The panel was moderated by Brian McGrath, Dean of the School of Constructed Environments at Parsons; panelists were Margarita Gutman, Associate Professor of Urban Studies and International Affairs, The New School; Preechaya Sittipunt, Architecture Program Director from Chulalongkorn University; and William Morrish, Professor at the School of Design Strategies at Parsons. Gutman, through a historical analysis of the different urban plans that have been implemented in Buenos Aires, highlighted the importance of innovation as a way of creating more inclusive cities. But urban plans in Buenos Aires have had ups and downs, and while some led to some environmental improvements, the absence of implementation of others together with neoliberal economic policies resulted in fragmentation and segregation of the metropolitan area. Sittipunt presented the case of the street vendors in Bangkok as an example of the importance of understanding urban public space as a place where formal and informal economies coexist, confronting the aesthetic and utilitarian view of such public space. Thus, innovation should serve both views by promoting an inclusive urban spatial design that takes into account the existence of informal economic exploitation in the hands of street vendors.
Professor Morrish concluded with a presentation that focused on the importance of innovation and its contribution to the construction of an urban society aware of the social, economical and political realms that define all cities. “Think of innovation as a democratic art”, he pointed out, while showing various examples of social innovation.
Quillian Riano, lecturer at the School of Design Strategies at Parsons, closed the panel by discussing the importance of recognizing the community needs in policy design.
The second panel focused on “Incubation” and was moderated by Miodrag Mitrasinovic and included presentations by Juan Pablo Scagli and Ariel Pradelli, Professors at the UBA Architecture School; Rama Chorpash, Director of Product Design at Parsons, and Siramol On-Sri, a Parsons Product Design Alumni. The presentations ranged in scope and size, from city-wide to human scales of product design and local economic development.
Discussant Guillermo Cabrera, UBA professor, summarized the four presentations and pointed out that “our role as incubators of culture is to construct this kind of thinking”. An audience member questioned the intersection between the micro and the macro scales along with the preparedness of the city in its institutional and physical infrastructure to support local employment. Chorpash, long-time New York resident and designer, acknowledged that there is in fact very little support for inclusive policies in New York City. “Can we have slow product design?,” he asked to turn the question on to values. The panel concluded with Scaglia asking what we really consider inclusion to be in this context. “Is it inclusion to the market or social inclusion? And what kind of social inclusion then?”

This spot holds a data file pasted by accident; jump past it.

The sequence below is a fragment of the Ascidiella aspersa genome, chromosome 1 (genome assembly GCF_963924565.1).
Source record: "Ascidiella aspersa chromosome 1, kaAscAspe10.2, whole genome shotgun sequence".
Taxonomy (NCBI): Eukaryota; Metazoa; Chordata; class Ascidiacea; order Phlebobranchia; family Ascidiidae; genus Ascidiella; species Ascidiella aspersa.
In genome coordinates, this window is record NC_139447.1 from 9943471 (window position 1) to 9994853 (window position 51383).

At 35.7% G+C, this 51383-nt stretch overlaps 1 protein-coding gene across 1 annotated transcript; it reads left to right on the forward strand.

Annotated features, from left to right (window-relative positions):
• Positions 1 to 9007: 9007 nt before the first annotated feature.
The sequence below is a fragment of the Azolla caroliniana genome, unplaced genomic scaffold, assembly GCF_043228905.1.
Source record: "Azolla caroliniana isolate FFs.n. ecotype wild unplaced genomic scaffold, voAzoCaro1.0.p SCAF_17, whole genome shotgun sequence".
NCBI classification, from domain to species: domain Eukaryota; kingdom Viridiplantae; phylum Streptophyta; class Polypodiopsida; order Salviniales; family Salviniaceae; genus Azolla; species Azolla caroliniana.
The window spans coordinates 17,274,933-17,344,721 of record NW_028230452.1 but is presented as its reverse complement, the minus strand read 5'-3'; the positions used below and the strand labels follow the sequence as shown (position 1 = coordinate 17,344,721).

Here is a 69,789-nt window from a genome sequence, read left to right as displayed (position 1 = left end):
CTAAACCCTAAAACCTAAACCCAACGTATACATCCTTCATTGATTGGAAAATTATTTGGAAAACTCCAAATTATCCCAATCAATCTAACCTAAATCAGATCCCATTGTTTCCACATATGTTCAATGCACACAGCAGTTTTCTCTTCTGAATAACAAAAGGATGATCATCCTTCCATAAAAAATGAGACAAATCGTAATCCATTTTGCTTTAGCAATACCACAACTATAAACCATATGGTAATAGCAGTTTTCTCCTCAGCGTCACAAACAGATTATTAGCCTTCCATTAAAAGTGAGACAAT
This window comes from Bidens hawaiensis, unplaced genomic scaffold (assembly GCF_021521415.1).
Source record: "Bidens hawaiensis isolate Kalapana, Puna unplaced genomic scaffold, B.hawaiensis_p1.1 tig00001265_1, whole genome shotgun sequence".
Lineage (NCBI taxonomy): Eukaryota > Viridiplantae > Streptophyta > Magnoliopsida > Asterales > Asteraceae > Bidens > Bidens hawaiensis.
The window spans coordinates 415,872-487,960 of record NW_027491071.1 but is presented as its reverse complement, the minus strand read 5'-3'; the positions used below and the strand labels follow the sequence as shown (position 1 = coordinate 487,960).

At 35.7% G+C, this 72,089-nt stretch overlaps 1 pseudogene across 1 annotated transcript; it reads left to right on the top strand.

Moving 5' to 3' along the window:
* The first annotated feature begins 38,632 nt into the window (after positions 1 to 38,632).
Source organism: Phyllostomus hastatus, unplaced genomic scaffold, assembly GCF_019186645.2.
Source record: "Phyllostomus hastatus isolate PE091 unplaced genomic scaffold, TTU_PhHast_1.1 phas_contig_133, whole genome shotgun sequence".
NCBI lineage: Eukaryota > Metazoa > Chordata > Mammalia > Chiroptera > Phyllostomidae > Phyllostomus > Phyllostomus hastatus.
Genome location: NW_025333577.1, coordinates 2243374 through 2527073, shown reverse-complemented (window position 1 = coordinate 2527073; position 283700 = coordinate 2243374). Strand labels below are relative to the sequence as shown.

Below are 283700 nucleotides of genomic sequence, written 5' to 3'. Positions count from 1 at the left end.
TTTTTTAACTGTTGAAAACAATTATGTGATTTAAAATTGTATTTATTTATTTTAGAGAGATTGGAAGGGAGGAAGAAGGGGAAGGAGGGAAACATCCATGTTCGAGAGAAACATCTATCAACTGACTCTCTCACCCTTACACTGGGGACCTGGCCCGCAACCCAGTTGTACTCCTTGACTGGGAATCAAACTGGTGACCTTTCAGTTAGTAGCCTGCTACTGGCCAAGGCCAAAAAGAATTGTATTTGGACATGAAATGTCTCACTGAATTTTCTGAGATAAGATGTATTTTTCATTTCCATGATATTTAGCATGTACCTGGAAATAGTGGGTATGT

The last panel, titled “Inclusion” and chaired by Charles Allison, Professor of The New School, examined the politics of inclusive innovations. Mónica Lacarrieu, UBA Anthropology Professor, introduced the concept of “culture as a resource” into the conversation and defined culture as a contested terrain; while Apiwat Ratanawaraha, from Chulalongkorn University, warned about induced innovation efforts from above, insisting that “innovations from the bottom are automatically inclusive”. Riano, following this last point, stressed the fact that “innovation can easily lead to a conservative society”. The closing intervention of this panel was decidedly provocative. Reversing the focus of the politics of inclusion debate, Studley Fellow Robert Buckley made the point that seemingly progressive land uses can be regressive. After criticizing current subsidies as being contradictorily targeted, he proposed that reconfiguring the land use in New York City, questioning historic preservation, could unleash constraints to development, and increase the stock of low income housing supply.